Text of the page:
Was Amy Glass Wrong or Right? – Define “Stay at Home Mom”


Last week, I read an article that had my fur up. Honestly, I reacted like a wet cat, full of fury and vengeance. It appears I wasn’t the only one.

The article was by Amy Glass, “I Look Down on Young Women with Husbands and Kids and I’m Not Sorry

In any case, apparently she stirred the hornet’s nest.

I’ve spent ALL of my adult life, some 25+ years, actively parenting. I became a mom shortly after my 18th birthday, raised my daughter mainly while working full-time, and a few months after she left home, my second daughter was born.

Probably one of the hardest things I can think of is to leave your child in daycare while you try to earn enough for the two of you to stay alive, to make ends meet. I was married during part of my eldest’ childhood, but he made leeches look good, so I was on my own.

Probably the biggest feeling I remember battling was one of hopelessness. I couldn’t be everything – mom, mentor, teacher, provider – and I hated depending on others to do that for me, especially when the teachers and so-called mentors failed so miserably. Believe me, there are many reasons why I had zero interest in my youngest EVER stepping foot in a traditional school setting.


When I became pregnant with my second child, I was in a secure relationship. I wanted to be there, not just in mornings and evenings after work, but ALL THE TIME, during her infancy, early childhood, and hopefully beyond.

But one income simply wasn’t (and still isn’t) an option. My husband works very hard at what he does, and constantly strives to be better, to learn more, but his income can’t cover all of our needs, so I work too. I run a cleaning biz, I write here on Bubblews, I try (I’m trying really, REALLY hard!) to market my books on Amazon, and I also teach classes. Together they make enough that, if I manage my time really well, I can actually do/be/have it all. I’m one of the lucky ones.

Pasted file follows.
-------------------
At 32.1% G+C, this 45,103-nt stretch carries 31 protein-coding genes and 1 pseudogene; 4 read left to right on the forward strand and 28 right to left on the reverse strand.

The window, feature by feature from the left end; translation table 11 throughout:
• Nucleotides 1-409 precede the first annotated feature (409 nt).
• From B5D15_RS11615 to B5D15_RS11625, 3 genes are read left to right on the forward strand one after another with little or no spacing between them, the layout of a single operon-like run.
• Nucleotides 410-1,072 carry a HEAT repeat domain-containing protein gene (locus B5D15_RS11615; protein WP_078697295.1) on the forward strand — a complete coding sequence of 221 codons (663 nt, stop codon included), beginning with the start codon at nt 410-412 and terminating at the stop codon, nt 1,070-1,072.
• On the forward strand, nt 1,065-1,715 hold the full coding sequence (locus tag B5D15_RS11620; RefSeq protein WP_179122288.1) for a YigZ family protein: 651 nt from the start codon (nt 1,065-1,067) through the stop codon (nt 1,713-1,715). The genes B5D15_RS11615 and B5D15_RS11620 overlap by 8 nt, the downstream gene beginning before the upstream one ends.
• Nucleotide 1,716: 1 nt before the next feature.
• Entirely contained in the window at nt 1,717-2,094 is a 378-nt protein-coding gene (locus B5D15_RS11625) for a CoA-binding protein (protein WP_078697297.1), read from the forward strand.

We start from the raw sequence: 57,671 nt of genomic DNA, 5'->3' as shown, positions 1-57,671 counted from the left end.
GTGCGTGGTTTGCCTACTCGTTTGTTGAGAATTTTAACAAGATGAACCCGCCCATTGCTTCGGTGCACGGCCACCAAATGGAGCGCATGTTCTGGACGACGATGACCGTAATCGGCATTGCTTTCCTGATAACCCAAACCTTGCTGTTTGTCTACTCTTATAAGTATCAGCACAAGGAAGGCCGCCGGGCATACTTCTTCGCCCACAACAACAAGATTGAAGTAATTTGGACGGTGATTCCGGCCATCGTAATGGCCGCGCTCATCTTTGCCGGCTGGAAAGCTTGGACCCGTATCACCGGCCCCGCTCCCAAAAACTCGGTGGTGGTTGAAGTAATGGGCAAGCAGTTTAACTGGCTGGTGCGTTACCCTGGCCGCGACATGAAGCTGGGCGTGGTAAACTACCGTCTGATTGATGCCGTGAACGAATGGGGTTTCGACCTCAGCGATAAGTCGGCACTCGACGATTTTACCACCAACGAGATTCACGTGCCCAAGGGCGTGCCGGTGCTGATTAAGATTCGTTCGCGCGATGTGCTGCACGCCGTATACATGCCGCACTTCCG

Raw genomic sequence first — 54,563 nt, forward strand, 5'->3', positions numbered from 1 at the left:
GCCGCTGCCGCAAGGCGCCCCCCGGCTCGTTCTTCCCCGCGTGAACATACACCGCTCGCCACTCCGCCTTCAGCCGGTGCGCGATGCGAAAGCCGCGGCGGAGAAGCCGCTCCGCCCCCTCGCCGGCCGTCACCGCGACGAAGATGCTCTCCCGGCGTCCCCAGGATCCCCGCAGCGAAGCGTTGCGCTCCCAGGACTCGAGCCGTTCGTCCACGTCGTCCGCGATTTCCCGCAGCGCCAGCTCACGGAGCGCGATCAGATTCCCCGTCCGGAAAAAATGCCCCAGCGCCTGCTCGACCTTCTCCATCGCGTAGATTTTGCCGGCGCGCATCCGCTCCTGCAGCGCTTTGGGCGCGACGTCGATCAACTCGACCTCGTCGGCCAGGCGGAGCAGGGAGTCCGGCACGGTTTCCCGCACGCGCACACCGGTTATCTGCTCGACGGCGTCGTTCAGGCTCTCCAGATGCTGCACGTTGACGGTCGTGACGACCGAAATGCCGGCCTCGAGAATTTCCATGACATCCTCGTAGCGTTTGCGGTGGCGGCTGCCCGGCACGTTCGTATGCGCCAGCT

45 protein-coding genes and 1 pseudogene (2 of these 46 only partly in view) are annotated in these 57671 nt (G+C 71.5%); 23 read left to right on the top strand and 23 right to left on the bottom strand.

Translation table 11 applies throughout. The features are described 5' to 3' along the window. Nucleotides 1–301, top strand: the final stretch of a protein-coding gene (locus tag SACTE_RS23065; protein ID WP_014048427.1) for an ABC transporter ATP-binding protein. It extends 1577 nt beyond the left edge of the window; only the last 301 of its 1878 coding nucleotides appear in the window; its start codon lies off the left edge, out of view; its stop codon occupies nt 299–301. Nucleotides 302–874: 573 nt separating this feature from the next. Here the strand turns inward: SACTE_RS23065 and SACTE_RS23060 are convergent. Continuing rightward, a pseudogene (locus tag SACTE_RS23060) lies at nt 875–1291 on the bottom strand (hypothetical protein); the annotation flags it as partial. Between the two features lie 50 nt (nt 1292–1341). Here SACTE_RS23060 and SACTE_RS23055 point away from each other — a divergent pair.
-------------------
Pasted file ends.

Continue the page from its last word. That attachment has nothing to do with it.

When I read the article by Amy Glass, I was furious. How dare she tell me that what I was doing wasn’t good enough? How dare she tell me that I was not contributing in some of the most important things possible?


A week later, and her (sort of) retraction later, I realized, albeit late, that she was not talking about me. Put simply, I’ve never been one to limit myself to just one thing. I’ve always done far more than that, partly because I financially HAD to, and partly because I’m simply not wired to stay still, I’m constantly learning and doing.

But even if she wasn’t talking to ME, I still object to what she wrote. And honestly, if someone hates themselves (i.e. their past child self, because we were all children once) SO MUCH that they consider children to be “money-sucking, dream killers” (as a local shock jock is known to say), then don’t have kids. Have a vasectomy, tie those tubes, and carry on with your life.


But don’t judge others on their choices.

That’s my two cents.

What’s yours?

(This post was originally published on Bubblews at: http://www.bubblews.com/news/2242222-was-amy-glass-right-or-wrong-define-stay-at-home-mom)

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